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It's not news that President Trump's administration is closing doors on refugees. That's part of his signature policy to limit migration. The United States has cut the number of refugees it admits from other parts of the world from 85,000 three years ago down to 30,000 this year. A side effect of this policy change is less visible. It's becoming difficult for the United States to help even those groups overseas that the administration says it supports.
Here's NPR's Tom Gjelten.
TOM GJELTEN, BYLINE: Refugees usually flee war. These days, many are religious minorities fleeing persecution. That's especially true in the Middle East, where Christians, Yazidis and Muslims are all suffering. The Trump administration regularly condemns that persecution. But Jenny Yang of the nonprofit organization World Relief says the administration needs also to let people come here.
JENNY YANG: There's no way that the administration can consider ongoing genocide against religious minorities in the Middle East and effectively shut the door for some of the most vulnerable people to actually gain protection in the United States.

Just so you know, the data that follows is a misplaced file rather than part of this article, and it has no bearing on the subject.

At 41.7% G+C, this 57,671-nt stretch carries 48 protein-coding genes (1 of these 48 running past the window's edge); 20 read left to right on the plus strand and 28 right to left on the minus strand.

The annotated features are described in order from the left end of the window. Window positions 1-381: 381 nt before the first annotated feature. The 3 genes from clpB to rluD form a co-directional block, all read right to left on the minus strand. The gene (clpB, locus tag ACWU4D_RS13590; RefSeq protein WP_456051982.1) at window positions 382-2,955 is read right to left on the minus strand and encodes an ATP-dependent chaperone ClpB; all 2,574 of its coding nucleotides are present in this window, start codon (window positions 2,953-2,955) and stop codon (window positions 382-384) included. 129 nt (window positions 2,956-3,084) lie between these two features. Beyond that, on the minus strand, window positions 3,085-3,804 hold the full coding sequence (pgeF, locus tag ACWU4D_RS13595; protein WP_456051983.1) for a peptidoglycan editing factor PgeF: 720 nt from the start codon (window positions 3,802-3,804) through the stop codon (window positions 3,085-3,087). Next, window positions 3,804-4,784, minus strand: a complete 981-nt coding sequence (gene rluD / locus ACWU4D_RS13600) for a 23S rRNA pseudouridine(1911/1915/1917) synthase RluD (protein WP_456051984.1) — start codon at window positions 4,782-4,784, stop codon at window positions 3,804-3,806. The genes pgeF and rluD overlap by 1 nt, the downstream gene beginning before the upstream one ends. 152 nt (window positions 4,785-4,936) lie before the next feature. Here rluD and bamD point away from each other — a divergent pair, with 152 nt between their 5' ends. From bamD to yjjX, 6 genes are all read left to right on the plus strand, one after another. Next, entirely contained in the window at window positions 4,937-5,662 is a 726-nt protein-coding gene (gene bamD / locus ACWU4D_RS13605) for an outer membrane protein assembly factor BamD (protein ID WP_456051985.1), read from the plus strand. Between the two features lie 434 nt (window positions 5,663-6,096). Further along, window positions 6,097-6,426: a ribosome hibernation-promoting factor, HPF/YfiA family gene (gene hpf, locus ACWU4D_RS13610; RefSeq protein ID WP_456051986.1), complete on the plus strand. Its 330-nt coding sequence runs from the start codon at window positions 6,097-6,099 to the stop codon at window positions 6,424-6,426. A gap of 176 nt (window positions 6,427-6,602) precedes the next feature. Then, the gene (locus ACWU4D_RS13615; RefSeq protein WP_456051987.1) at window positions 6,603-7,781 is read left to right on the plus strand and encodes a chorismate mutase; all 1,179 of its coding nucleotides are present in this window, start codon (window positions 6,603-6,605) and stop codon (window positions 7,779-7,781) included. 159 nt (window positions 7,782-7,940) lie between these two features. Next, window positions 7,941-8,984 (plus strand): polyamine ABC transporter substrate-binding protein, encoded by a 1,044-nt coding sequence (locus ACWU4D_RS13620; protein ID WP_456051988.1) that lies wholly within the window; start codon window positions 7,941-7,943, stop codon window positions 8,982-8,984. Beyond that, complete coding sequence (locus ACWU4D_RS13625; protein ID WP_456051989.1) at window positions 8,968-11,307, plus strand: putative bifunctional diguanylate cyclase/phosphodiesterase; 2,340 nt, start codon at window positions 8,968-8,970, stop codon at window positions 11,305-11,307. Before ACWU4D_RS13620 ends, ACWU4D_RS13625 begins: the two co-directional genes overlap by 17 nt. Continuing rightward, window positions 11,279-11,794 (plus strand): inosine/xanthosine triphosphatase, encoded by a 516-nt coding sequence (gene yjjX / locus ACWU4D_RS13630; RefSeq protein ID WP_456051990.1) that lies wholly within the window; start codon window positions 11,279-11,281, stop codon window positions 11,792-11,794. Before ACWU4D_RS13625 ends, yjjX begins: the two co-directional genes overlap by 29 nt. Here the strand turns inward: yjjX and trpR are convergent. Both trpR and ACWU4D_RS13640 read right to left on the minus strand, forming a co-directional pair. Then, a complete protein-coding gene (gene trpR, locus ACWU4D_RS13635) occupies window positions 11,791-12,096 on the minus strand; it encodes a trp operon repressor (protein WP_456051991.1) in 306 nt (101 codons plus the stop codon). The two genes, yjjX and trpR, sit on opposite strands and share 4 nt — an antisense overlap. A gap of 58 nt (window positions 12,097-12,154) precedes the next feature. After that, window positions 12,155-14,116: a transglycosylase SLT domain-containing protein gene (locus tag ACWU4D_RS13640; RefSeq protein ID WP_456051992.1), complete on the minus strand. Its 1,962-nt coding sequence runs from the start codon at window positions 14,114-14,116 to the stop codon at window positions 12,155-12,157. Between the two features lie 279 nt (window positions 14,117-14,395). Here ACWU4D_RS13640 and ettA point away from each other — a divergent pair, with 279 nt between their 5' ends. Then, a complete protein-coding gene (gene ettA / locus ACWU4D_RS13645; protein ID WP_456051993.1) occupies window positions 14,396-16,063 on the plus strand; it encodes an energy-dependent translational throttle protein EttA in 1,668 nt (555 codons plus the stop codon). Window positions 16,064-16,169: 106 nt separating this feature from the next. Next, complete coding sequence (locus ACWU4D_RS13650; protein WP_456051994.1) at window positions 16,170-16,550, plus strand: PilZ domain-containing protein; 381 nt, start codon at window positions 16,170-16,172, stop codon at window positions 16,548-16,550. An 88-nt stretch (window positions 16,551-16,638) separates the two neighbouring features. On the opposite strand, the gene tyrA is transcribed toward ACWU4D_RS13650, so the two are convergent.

GJELTEN: The Trump administration vocally supports more religious freedom around the world. Last summer, Sam Brownback, ambassador at large for Religious Freedom, presided over a ministerial summit calling on diplomats to do more for persecuted religious minorities.
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SAM BROWNBACK: Most people in the world live in a religiously restrictive environment. If we're going to change that, you've got to be in the game with us. This administration is fully committed to this cause, and it's going to keep driving this aggressively. This will be one of the lead foreign policy issues of this administration.
GJELTEN: President Trump says he's concerned about the persecution of Christians. But even Christian refugees have trouble coming here. In a new report, World Relief, which assists with refugee resettlement, says about 60 percent fewer Christians from Pakistan have been admitted compared to three years ago and 95 percent fewer Christians from Iraq. Muslim refugees are down by 90 percent. Jenny Yang of World Relief says the sharp reduction in refugee admissions contradicts the administration's commitment to religious freedom.
YANG: They need to look at what it would mean to protect religious minorities, not only where they are, but also to be able to come into the United States.
GJELTEN: Projected refugee admissions for this year are unlikely even to reach the administration's historically low ceiling. Strict vetting procedures keep many out. According to a State Department spokesperson, the United States remains committed to the protection of religious groups across the globe. It will continue to resettle the most vulnerable, including those who have fled religious persecution, while, quote "prioritizing the safety and security of the American people." Tom Gjelten, NPR News.
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